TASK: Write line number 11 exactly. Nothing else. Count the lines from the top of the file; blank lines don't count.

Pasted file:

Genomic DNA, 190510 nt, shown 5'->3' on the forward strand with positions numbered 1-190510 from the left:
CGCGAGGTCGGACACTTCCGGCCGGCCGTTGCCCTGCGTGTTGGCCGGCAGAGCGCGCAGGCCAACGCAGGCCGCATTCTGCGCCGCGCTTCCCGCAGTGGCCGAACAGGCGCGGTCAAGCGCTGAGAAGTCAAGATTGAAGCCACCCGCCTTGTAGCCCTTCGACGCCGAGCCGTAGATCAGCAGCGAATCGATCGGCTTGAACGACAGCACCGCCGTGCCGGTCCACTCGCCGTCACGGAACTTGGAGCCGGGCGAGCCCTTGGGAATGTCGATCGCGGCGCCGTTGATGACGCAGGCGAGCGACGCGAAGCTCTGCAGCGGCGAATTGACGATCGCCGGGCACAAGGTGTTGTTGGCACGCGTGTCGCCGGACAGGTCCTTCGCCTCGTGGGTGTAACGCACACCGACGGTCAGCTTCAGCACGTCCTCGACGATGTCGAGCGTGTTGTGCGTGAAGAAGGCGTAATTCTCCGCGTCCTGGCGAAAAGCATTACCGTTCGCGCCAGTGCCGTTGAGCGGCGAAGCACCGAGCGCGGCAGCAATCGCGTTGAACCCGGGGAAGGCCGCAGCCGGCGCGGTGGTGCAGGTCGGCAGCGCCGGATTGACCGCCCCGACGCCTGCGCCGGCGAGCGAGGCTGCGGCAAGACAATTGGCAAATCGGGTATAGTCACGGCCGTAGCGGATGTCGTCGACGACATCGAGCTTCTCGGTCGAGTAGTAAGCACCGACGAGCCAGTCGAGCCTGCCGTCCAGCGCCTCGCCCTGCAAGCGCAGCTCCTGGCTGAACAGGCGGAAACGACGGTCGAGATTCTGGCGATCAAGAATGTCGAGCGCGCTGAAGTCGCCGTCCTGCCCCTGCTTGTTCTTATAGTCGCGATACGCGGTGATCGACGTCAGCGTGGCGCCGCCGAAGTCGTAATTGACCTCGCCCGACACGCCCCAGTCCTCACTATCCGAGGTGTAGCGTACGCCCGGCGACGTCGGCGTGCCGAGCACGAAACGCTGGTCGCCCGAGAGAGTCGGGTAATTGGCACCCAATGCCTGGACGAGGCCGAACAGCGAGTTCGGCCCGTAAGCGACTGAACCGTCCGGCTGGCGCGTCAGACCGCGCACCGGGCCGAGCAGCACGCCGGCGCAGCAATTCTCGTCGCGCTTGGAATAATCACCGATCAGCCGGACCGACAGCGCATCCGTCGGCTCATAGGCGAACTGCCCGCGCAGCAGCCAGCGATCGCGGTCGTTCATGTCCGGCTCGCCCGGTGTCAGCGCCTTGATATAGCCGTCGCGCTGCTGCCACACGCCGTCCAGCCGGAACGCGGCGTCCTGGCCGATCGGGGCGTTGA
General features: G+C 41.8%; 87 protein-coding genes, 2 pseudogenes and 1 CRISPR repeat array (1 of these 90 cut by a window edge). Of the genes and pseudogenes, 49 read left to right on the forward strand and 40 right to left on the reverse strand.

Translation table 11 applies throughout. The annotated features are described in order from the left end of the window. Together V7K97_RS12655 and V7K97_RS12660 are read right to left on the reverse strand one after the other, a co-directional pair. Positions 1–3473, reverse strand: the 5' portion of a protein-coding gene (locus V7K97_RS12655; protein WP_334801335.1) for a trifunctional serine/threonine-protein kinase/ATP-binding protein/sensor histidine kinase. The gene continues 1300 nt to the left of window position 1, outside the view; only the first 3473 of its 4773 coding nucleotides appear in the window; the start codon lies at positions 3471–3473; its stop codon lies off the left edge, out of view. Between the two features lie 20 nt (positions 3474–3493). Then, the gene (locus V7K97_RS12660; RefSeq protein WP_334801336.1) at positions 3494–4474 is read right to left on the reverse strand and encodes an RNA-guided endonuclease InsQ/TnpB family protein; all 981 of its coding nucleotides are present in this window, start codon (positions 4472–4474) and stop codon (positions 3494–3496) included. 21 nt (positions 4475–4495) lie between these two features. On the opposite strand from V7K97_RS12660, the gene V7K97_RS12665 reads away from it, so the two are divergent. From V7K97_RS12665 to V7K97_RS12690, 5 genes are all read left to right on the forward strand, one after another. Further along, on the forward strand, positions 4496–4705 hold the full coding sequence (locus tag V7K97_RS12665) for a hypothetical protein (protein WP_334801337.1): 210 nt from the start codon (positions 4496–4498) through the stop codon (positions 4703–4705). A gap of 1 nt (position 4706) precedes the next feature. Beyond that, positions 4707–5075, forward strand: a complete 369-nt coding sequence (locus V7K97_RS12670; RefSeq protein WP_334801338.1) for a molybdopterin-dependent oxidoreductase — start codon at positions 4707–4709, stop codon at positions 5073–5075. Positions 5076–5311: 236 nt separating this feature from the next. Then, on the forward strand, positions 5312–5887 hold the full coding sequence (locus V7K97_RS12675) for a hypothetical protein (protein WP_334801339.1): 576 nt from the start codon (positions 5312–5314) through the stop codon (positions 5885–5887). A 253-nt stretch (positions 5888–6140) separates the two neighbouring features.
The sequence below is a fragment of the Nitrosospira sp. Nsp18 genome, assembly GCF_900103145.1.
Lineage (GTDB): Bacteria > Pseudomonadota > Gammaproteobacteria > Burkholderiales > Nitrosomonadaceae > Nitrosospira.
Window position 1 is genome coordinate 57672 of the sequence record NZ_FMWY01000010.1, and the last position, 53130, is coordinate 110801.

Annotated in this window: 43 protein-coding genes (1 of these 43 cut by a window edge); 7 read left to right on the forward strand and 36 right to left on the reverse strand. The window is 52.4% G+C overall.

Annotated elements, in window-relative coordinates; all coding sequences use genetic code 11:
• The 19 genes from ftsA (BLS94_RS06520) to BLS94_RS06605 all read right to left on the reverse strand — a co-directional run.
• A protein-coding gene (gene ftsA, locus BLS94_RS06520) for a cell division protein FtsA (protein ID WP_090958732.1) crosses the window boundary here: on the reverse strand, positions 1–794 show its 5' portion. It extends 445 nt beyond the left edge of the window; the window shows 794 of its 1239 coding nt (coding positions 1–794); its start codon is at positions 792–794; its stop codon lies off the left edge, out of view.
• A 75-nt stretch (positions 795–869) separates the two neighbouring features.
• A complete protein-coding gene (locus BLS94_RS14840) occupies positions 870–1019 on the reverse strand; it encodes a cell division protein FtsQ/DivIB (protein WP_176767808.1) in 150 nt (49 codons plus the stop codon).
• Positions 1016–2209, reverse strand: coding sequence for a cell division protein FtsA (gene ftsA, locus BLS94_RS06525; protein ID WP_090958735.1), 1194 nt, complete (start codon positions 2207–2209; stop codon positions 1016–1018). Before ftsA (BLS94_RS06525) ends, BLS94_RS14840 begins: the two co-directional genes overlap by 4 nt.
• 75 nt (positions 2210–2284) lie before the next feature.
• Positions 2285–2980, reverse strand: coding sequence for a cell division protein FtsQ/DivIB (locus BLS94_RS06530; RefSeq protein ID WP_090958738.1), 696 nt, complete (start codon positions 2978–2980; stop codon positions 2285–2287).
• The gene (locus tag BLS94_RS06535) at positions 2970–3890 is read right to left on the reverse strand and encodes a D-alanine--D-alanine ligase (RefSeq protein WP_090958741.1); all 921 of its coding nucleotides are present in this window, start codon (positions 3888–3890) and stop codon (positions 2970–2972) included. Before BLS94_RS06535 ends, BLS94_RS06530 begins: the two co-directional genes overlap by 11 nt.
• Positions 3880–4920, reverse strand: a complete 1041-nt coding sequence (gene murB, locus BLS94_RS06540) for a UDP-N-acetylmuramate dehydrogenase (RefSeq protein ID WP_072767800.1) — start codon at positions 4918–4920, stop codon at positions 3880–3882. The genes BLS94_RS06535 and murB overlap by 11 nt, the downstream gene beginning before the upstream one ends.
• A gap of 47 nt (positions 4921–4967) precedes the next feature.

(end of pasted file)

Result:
• A protein-coding gene (gene ftsA, locus BLS94_RS06520) for a cell division protein FtsA (protein ID WP_090958732.1) crosses the window boundary here: on the reverse strand, positions 1–794 show its 5' portion. It extends 445 nt beyond the left edge of the window; the window shows 794 of its 1239 coding nt (coding positions 1–794); its start codon is at positions 792–794; its stop codon lies off the left edge, out of view.